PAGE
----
Mozart, Don Giovanni

I could not pass up an opportunity to see Mozart’Don Giovanni in Prague’s Estates Theater, where the opera had its premiere in 1787. It’s a nice little theater, and the Czech National Opera has used it in recent decades as an alternative venue, as this afternoon.

The very small orchestra pit meant that the poor orchestra got packed in (the trombones having to sit in the corridor where the conductor entered). But under the baton of Jan Chalupecký, they made a full sound, always sufficiently grand but never overwhelming the singers. In fact, Chalupecký ensured this was the singers’ production.

Aleš Jenis played a svelte and seductive Don Giovanni to head the cast. Although she missed a few notes, Jana Šrejma Kačírková, as Donna Anna, also provided a spirited performance, growing in her passionate hatred of Giovanni throughout.  Jaroslav Březina, as Don Ottavio, had a nice tenor that I would have liked to hear more of, however I do have questions about his staying power if we had heard more of him (which may be why they seem to have deleted one of Don Ottavio’s signature arie, “Dalla sua pace…”).  Jan Martiník also deserved a mention as Don Giovanni’s comic sidekick Leporello.

Where this production failed completely, however, was in its staging. It was directed by two young men, the Slovak Martin Kukučka and the Czech Lukáš Trpišovský, who apparently always work in tandem, also apparently with not a single good idea between the two of them. The production started off minimalist, the characters wearing timeless outfits, and using roses painted black (sometimes the red was still visible underneath) as a stylistic link in different capacities from scene to scene (not sure what the meaning was, exactly, but they were not hurting anything). All of this would have been fine, but then they decided to start ignoring the plot, with a lot going on that did not match the words coming out of the libretto. That’s not fine. They made cuts (including, as noted, “Dalla sua pace”), which I thought may have been down to wanting to stage the production in the version in which it had its premiere (“Dalla sua pace” was added later in Vienna), but they were not consistent with this, so the cuts seem to have been made for other reasons, sometimes losing the dramatic flow (for example, Leporello getting discovered disguised as the Don and having to explain his own role to his accusers – cut).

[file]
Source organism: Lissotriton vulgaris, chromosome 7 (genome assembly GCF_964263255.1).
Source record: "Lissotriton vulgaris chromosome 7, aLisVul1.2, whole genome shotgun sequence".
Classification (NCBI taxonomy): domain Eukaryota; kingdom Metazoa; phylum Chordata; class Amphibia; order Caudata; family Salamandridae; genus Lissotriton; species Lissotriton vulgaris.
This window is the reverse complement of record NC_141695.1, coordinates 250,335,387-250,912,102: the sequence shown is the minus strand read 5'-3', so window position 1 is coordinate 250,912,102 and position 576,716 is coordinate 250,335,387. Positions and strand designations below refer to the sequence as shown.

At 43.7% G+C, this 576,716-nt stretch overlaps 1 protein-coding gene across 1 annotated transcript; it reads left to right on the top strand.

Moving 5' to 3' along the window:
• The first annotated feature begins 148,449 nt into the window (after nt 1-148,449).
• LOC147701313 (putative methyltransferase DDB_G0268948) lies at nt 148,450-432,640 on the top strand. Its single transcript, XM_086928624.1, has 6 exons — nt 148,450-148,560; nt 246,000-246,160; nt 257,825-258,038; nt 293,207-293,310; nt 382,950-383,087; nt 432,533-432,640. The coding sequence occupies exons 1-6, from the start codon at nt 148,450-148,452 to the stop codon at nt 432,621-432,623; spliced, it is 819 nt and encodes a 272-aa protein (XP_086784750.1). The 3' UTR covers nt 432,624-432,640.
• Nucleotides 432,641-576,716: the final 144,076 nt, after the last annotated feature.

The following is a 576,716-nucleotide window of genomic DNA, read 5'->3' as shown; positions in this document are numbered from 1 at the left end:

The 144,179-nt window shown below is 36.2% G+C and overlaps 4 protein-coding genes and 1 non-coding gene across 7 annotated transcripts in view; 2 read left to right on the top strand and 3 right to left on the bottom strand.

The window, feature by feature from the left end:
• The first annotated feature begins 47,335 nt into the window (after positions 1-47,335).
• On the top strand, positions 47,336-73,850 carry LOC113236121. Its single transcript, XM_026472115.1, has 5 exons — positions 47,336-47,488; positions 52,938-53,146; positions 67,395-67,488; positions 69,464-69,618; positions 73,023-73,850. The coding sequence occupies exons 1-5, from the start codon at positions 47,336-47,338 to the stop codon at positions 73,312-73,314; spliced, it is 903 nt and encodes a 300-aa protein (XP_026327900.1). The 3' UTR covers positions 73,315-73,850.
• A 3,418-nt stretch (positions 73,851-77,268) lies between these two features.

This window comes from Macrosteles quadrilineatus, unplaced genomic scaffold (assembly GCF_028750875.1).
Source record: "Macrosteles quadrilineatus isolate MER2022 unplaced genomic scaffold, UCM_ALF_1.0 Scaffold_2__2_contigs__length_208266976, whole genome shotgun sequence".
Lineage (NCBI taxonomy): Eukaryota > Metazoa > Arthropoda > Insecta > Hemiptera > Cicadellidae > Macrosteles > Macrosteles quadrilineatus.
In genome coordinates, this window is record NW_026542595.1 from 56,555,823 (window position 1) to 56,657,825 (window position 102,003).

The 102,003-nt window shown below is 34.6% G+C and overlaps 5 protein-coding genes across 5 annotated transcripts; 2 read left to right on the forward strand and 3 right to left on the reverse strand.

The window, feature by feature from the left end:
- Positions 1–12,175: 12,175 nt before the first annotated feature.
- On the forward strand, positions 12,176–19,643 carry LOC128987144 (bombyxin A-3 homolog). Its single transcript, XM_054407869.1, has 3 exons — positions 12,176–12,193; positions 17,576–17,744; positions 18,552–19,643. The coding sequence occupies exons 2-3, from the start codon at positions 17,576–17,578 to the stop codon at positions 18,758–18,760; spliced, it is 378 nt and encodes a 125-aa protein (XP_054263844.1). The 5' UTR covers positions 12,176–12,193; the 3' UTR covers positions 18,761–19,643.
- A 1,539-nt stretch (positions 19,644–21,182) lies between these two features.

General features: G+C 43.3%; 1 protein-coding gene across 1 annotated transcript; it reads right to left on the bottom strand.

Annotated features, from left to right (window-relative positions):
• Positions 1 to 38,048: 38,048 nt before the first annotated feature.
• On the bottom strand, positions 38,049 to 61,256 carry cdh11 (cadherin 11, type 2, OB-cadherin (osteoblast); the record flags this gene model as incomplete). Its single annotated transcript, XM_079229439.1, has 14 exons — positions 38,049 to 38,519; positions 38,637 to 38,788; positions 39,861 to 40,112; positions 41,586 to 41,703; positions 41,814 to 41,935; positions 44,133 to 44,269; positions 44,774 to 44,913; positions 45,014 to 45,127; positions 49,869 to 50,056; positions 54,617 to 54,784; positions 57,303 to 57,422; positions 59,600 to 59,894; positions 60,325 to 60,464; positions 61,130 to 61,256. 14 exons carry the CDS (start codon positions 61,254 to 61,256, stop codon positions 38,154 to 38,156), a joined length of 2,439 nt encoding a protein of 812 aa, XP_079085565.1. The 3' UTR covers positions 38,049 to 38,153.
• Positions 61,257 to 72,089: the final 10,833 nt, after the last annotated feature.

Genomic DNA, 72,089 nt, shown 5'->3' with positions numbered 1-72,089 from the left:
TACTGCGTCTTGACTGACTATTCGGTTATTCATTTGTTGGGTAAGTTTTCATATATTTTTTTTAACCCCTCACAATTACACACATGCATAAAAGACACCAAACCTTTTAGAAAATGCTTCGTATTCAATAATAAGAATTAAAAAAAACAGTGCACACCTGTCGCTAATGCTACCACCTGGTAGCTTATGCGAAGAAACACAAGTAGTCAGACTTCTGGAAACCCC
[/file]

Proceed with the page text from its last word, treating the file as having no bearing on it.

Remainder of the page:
Perhaps the strangest plot twist was the addition of theater-style seats on the stage (starting with two but more being added throughout the performance). This permitted characters to sit on stage and watch scenes they were not in. The Commendatore (particularly after his death) did this a lot, and while wandering around stage he also bumped into Don Giovanni several times throughout, causing the Don more frights. But most characters did this. I had assumed that the idea derived from the original Prague performance which had been done (according to 18th-century conventions) as a morality play – not just the (fictional) story of Don Juan Tenorio, but a lesson for the viewers of the consequences of this behavior. This began to make sense during the banquet scene (which, in this strange staging, was completely missing a banquet, incidentally), when most of the characters and chorus took their places on theater seats to watch how it would all turn out. They added a child, dressed like Don Giovanni including the distinctive hair style, to this scene (he got a bowl of snacks – so at least someone was eating). The Commendatore shook hands not with Giovanni but with the child, who then went upstairs to his bedroom (which appeared in the back of the stage). After condemning Giovanni to hell, the Commendatore joined the child in the bedroom (creepy).

Then they cut out the final scene completely. I do not like the final scene, and indeed find the opera comes to a better dramatic conclusion with the final scene omitted, but in this case they had removed all of the drama from the banquet scene and were treating the opera as a morality play, so the final scene – where six characters sing of the moral of the story – would have been completely appropriate with this staging. The one thing I thought I understood about this staging I clearly did not. Bad staging. Bad.

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